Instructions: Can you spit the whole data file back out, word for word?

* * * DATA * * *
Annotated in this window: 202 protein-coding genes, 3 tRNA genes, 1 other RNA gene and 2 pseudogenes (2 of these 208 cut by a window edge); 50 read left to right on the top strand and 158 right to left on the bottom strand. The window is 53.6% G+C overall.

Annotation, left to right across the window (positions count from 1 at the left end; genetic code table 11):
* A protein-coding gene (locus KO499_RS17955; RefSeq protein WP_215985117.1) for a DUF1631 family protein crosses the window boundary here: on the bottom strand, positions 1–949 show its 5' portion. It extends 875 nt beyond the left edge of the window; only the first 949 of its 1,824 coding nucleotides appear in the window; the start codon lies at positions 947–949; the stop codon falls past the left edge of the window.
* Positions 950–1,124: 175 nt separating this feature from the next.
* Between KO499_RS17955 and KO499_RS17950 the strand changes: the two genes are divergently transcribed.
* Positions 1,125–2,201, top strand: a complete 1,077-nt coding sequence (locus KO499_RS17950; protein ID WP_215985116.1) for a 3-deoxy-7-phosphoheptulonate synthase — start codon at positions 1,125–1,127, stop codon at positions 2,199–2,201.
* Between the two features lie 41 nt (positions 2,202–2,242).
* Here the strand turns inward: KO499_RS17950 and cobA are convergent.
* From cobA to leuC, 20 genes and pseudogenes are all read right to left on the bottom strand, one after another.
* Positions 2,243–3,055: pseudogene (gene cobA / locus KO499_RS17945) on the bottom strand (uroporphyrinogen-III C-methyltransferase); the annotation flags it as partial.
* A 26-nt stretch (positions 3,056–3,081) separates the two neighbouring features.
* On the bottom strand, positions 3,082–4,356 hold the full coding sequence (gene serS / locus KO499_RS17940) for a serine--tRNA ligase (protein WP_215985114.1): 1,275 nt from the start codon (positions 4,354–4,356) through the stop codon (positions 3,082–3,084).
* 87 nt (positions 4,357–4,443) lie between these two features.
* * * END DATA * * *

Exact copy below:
Annotated in this window: 202 protein-coding genes, 3 tRNA genes, 1 other RNA gene and 2 pseudogenes (2 of these 208 cut by a window edge); 50 read left to right on the top strand and 158 right to left on the bottom strand. The window is 53.6% G+C overall.

Annotation, left to right across the window (positions count from 1 at the left end; genetic code table 11):
* A protein-coding gene (locus KO499_RS17955; RefSeq protein WP_215985117.1) for a DUF1631 family protein crosses the window boundary here: on the bottom strand, positions 1–949 show its 5' portion. It extends 875 nt beyond the left edge of the window; only the first 949 of its 1,824 coding nucleotides appear in the window; the start codon lies at positions 947–949; the stop codon falls past the left edge of the window.
* Positions 950–1,124: 175 nt separating this feature from the next.
* Between KO499_RS17955 and KO499_RS17950 the strand changes: the two genes are divergently transcribed.
* Positions 1,125–2,201, top strand: a complete 1,077-nt coding sequence (locus KO499_RS17950; protein ID WP_215985116.1) for a 3-deoxy-7-phosphoheptulonate synthase — start codon at positions 1,125–1,127, stop codon at positions 2,199–2,201.
* Between the two features lie 41 nt (positions 2,202–2,242).
* Here the strand turns inward: KO499_RS17950 and cobA are convergent.
* From cobA to leuC, 20 genes and pseudogenes are all read right to left on the bottom strand, one after another.
* Positions 2,243–3,055: pseudogene (gene cobA / locus KO499_RS17945) on the bottom strand (uroporphyrinogen-III C-methyltransferase); the annotation flags it as partial.
* A 26-nt stretch (positions 3,056–3,081) separates the two neighbouring features.
* On the bottom strand, positions 3,082–4,356 hold the full coding sequence (gene serS / locus KO499_RS17940) for a serine--tRNA ligase (protein WP_215985114.1): 1,275 nt from the start codon (positions 4,354–4,356) through the stop codon (positions 3,082–3,084).
* 87 nt (positions 4,357–4,443) lie between these two features.